IMF suggests US add $1.40 a gallon gas tax

page: 3
20
<< 1  2   >>

log in

join

posted on Mar, 30 2013 @ 01:18 PM
link   
reply to post by LABTECH767
 


Big difference with the UK. That's a relatively small area compared to North America. Hell, most of our provinces are larger than the UK AND you have an excellent public transit system. Here distances are much greater to travel and limited by a lack of decent options. That drains the motorist. Then you have the producers. Farmers, any manufacturer really and they have to move goods around. The greater the distance the more it costs. With increased fuel costs it adds to inflation. Now the motorist that is a consumer now is getting screwed in 2 directions.




posted on Mar, 30 2013 @ 01:25 PM
link   
Sad children die every year.

If a simple rise in gas taxes can stop just one sad child from dying, isn't it worth it?

If you are against this idea, then you must want to make children sad and kill them.

Shame on all you child-making-sad-then-killing-them people!


ETA; just an example of how they will try to sell this idiotic idea.
edit on 30-3-2013 by beezzer because: (no reason given)



posted on Mar, 31 2013 @ 12:17 AM
link   
reply to post by OptimusSubprime
 


excuse the blank out of me but who the bloody helck said we had to listen to anything the imf has said . this carbon tax bull fodder is getting out of had hello people global warming isn't real its in your politicians headsor is a scheme they cooked up to releive you of your capital.



posted on Mar, 31 2013 @ 12:19 AM
link   
I just got a new car that only takes Supreme. Crap. Worth it, but crap.



posted on Mar, 31 2013 @ 12:21 AM
link   
reply to post by OptimusSubprime
 

It would still be cheaper than we pay in Australia.



posted on Mar, 31 2013 @ 07:37 AM
link   
Here in South Africa we are now paying over 13 ZAR a liter for gas(we call it petrol).13 ZAR converts to 1.41 US$.I honestly can for the life of me not understand how folks here can still afford to drive 4x4's and other gas-guzzlers.It has to be that those folks live on credit-because it's certainly not especially wealthy people i'm referring to-just average people,not dirtpoor,not wealthy.We drive a Toyota Tazz-and the price of gas is a major problem for us,and one of the main reasons we can never really go anywhere,except a trip to the provincial capital once a month.And my province has the Kruger Park,as well as some interesting places,and of magnificent nature scenery,like around the Sabie+Hazyview areas.Its really sad,but we have to try+buy the healthiest food we can,we have kids.Its a case of take the kids somewhere nice every weekend-and live on bread+butter+we're lucky the occasional egg.Or have them eat a variety of healthy food,and basically sit around at home 99,99% of the time.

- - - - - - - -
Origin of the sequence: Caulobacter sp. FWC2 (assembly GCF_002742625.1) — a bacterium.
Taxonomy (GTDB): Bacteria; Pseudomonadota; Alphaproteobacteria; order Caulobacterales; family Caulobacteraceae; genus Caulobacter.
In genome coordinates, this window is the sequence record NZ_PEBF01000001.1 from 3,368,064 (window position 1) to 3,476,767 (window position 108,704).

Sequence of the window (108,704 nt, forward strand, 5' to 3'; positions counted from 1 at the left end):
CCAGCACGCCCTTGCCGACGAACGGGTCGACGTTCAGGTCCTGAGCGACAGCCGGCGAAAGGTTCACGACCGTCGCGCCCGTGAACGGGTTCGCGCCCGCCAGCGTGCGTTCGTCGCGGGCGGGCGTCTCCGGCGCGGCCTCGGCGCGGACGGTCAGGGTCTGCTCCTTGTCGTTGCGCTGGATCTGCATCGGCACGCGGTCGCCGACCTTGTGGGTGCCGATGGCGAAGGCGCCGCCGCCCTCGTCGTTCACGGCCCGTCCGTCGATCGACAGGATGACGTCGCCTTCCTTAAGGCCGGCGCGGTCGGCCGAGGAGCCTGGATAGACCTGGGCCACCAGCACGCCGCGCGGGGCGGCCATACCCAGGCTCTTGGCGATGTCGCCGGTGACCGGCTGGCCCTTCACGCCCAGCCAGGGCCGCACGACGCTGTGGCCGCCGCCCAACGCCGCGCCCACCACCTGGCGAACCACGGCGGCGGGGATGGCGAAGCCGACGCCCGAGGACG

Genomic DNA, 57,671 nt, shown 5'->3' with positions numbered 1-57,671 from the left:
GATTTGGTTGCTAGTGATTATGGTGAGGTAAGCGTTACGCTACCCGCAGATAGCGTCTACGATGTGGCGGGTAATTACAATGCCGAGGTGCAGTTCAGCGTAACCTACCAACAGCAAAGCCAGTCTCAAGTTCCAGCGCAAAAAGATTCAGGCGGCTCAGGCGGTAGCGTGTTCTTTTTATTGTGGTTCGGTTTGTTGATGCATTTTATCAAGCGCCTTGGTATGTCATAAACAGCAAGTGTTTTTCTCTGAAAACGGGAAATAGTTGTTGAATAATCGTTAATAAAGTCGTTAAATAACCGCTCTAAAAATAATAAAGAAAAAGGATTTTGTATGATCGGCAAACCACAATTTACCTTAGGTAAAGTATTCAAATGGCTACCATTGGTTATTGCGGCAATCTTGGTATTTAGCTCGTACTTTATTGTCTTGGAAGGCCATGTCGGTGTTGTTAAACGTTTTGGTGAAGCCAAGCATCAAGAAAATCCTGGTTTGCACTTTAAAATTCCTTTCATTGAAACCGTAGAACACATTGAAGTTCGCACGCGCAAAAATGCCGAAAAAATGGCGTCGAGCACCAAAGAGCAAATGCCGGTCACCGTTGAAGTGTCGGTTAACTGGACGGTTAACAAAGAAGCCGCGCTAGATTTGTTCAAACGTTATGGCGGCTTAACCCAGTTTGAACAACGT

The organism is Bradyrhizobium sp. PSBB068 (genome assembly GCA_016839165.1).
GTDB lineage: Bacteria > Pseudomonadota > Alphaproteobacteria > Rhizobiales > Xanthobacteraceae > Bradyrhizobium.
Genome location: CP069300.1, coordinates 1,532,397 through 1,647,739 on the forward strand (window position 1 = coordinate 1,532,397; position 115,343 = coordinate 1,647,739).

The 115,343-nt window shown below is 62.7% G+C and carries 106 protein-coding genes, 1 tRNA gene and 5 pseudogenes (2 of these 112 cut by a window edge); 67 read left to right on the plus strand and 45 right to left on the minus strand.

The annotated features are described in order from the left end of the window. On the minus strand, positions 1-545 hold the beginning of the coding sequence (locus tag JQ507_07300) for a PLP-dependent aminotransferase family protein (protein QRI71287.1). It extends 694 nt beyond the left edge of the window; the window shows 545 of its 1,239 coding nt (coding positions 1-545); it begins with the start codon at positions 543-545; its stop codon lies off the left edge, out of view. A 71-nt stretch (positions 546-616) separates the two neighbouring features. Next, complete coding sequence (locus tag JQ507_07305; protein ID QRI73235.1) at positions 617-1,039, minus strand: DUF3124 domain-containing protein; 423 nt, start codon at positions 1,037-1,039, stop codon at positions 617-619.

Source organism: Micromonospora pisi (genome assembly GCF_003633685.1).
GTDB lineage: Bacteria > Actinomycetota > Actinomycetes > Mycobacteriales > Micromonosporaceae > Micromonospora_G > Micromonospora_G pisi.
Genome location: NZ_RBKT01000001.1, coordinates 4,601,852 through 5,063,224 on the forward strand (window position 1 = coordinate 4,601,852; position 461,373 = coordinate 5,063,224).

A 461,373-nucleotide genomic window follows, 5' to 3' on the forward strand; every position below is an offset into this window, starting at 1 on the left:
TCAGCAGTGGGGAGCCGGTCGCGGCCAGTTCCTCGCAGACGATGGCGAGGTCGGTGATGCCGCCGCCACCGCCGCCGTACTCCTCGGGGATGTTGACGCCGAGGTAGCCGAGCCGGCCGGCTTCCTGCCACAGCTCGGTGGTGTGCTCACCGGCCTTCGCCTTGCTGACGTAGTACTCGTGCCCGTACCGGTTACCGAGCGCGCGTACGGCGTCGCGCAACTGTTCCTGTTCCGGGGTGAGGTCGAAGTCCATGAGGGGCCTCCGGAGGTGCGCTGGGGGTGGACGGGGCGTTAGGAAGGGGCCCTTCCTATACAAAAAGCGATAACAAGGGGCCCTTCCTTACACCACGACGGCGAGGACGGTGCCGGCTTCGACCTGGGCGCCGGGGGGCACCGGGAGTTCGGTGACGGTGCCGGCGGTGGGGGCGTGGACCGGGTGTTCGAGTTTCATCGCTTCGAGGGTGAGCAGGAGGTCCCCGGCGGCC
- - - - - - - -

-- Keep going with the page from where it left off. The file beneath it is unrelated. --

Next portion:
posted on Mar, 31 2013 @ 08:09 AM
link   
reply to post by intrepid
 


We used to have many joke's about Texan's coming over to the UK and being surprised that the county's were smaller than there ranch's, well everything used to be bigger in Texas, as for the public transportation well the rail network is overpriced and for the most part uses much outdated rolling stock, the road public transport system of buses has been scaled back only to profitable area's except were they are subsidised and that has left many people isolated indeed the past government's claimed a sell off of the transport network would provide better service and that was an outright lie. Still I do believe maintaining a cheap internal transport system is essential to a 21st century economy and though you pay a very small amount for you petrol compared to the UK the effect of a increased cost would filter through to the rest of the American economy, the only exception were this does no harm is were the money is then spent to maintain or provide alternative transport system's and that just will not happen, the money will instead filter in to the account's of corporation's and this transfers wealth and money asymmetrically in an economy putting the burden of cost's on the poorest and hardest working people whom are the heart of the economy.



posted on Mar, 31 2013 @ 09:03 AM
link   
US guys,

I pay in The Netherlands in dollars around 8.28 dollar per US gallon for Gasoline EUR 95.
I converted all values already.

I have the luck to drive 2 miles and reach germany where the price is around 7.52 dollar per US gallon.
Diesel is little bit cheaper per liter then gasoline in our country but its taxed more with a different tax.



posted on Apr, 1 2013 @ 03:32 AM
link   

Originally posted by intrepid
reply to post by LABTECH767
 


Big difference with the UK. That's a relatively small area compared to North America. Hell, most of our provinces are larger than the UK AND you have an excellent public transit system. Here distances are much greater to travel and limited by a lack of decent options. That drains the motorist. Then you have the producers. Farmers, any manufacturer really and they have to move goods around. The greater the distance the more it costs. With increased fuel costs it adds to inflation. Now the motorist that is a consumer now is getting screwed in 2 directions.



Good point. The average motorist in the UK does 15000 miles a year. How does that compare to the USA? I do around 30,000/year in my van and 5-6000/year in my cars. Luckily my van fuel is paid for by my employer, who's fuel spend is over £1,000,000/month!



posted on Apr, 1 2013 @ 06:32 PM
link   
discourage us from driving? i live in a city that has very poor public transportation. (minneapolis)
a sudden boom of need for it would be disasterous for at least a year before they add some busses.
we dont have lightrails -.-





new topics
top topics
 
20
<< 1  2   >>

log in

join